Kaitaia Primary School students welcomed Their Excellencies with a powhiri and visits to two classrooms, and then the next stop was the He Korowai Trust, where Ricky Houghton and his colleagues are transforming lives with housing and employment initiatives.
The final stop was to the Moko Foundation, where Dr Lance O'Sullivan and his team are revolutionising health care for children, using digital technology to allow greater access.
This evening Dame Patsy and Sir David joined thousands of people on the waterfront to see the spectacular launch to the 2018 New Zealand Festival: Kupe - a Waka Odyssey, which featured waka, approximately 1000 children performing kapa haka, a choir, singer Maisie Rika and a soundscape by Warren Maxwell.
On this 7th anniversary of the devastating Christchurch earthquake, our thoughts are with the people of Christchurch, particularly those who have experienced personal loss. We hope that communities will find solace and strength by gathering together in remembrance today.
Scouts NZ marked Founders Day and 110 years of scouting in this country with a special celebration at Government House this evening. Highlights included an inspiring address by Kate Te Wano, a young woman who came to scouting late and had to overcome many challenges but who credits the organisation with putting her on the path to her current career in the RNZAF; and the announcement of the Scouting Opportunity Fund, to help dismantle the financial barriers for young people wishing to get involved with scouts. Congratulations on 110 years of achievement, Scouts NZ!
Today was an opportunity to support Dame Patsy's strategic focuses of creativity, innovation, leadership and diversity with a forum at Government House. The topic was diversity in the digital world, and the two guest speakers were Dr Siouxsie Wiles and Lisa Reihana.
Dr Wiles is a biologist who is interested in making science more accessible - and that includes making scientific findings more readily available on the internet. Lisa Reihana is an artist who works primarily in photography and video. Her renowned work, entitled Emissaries, is now touring various countries following its installation at the Venice Biennale.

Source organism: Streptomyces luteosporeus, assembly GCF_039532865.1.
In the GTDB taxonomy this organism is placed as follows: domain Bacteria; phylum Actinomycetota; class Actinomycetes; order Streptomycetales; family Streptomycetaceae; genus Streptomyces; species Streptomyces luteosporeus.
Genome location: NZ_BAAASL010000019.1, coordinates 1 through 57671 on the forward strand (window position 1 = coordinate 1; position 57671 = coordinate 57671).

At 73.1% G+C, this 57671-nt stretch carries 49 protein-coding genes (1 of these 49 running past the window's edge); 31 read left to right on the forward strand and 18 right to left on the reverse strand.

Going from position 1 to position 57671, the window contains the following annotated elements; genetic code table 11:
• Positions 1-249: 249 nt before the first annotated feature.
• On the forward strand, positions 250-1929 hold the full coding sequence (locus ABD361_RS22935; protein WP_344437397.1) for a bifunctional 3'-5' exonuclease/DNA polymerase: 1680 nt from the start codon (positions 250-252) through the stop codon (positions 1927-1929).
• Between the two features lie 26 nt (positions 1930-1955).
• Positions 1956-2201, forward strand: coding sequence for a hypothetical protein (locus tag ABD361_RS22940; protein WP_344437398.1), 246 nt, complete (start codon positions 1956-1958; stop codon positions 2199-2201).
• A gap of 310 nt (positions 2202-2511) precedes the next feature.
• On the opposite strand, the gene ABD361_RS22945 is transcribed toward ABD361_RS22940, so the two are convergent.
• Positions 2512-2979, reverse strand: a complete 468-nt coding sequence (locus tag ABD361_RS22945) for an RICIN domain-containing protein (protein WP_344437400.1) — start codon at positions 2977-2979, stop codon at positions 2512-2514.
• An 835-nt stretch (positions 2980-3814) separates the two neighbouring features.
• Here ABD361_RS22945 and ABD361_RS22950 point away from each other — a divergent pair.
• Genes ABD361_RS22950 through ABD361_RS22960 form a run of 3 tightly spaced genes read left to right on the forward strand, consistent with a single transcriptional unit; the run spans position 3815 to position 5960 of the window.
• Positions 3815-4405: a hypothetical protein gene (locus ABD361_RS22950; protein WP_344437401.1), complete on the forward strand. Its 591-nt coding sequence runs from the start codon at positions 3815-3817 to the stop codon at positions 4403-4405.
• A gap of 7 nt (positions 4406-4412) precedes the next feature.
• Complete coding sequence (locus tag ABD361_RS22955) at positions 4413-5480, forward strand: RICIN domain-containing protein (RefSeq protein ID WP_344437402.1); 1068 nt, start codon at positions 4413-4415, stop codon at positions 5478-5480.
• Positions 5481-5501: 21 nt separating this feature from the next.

The attendees at the Forum today included delegates to the D5 Summit in Wellington, which currently represents five nations with a strong focus on providing government services digitally: New Zealand, the UK, South Korea, Estonia and Israel.
Last night, Dame Patsy and Sir David attended the launch of the Michael and Suzanne Borrin Foundation at the Supreme Court. The Foundation was established by the late Judge Ian Borrin to support legal research, education and scholarship in New Zealand, and is named in honour of his parents. It will be supported by a $38 million bequest from Judge Borrin.
On 13 February Dame Patsy received a call from HE Mr Orhan Tavli, Governor of Canakkale, Mr Ismail Kasdemir, President of the Gallipoli Historical Park Directorate, and HE Mr Ahmet Ergin, the Turkish Ambassador.
On Saturday night, Dame Patsy and Sir David held a reception at Government House for Gold Award recipients of the Duke of Edinburgh International Awards. The recipients, who had attended ceremonies earlier in the day at Government House, came from around New Zealand, and attended the reception with their proud parents.
Last night Dame Patsy and Sir David hosted a magnificent performance of Eglantyne, written and performed by Anne Chamberlain. The play celebrates the life of Eglantyne Jebbs, co-founder of Save the Children, and writer of the Declaration of the Rights of Children, the fore-runner of the Convention on the Rights of the Child. The performance also marked the 70th anniversary of the establishment of Save the Children in New Zealand.
The annual Waitangi Day Bledisloe Reception was held at Government House Auckland this year. Dame Patsy and Sir David were joined by 750 guests, including the Prime Minister and members of the Diplomatic Corps. The sun shone, and the cruisy jazz from the RNZAF Air Force Band, stunning Kapa Haka from Te Wharekura o Hoani Waititi Marae and the performance of singer Nadia Reid all made it a very special afternoon.
Today Dame Patsy received the credentials of the British High Commissioner, Her Excellency Ms Laura Mary Clarke; The High Commissioner of the Republic of Vanuatu, His Excellency Mr Johnson Naviti; the High Commissioner of Malaysia, Her Excellency Ms Nur Izzah Wong Mee Choo; The High Commissioner of the Republic of South Africa, Her Excellency Ms Vuyiswa Tulelo; The Ambassador of Ecuador, His Excellency Mr Juan Rodrigo Salazar Sancisi; and The High Commissioner of the Republic of Mauritius, Her Excellency Ms Christelle Sohun.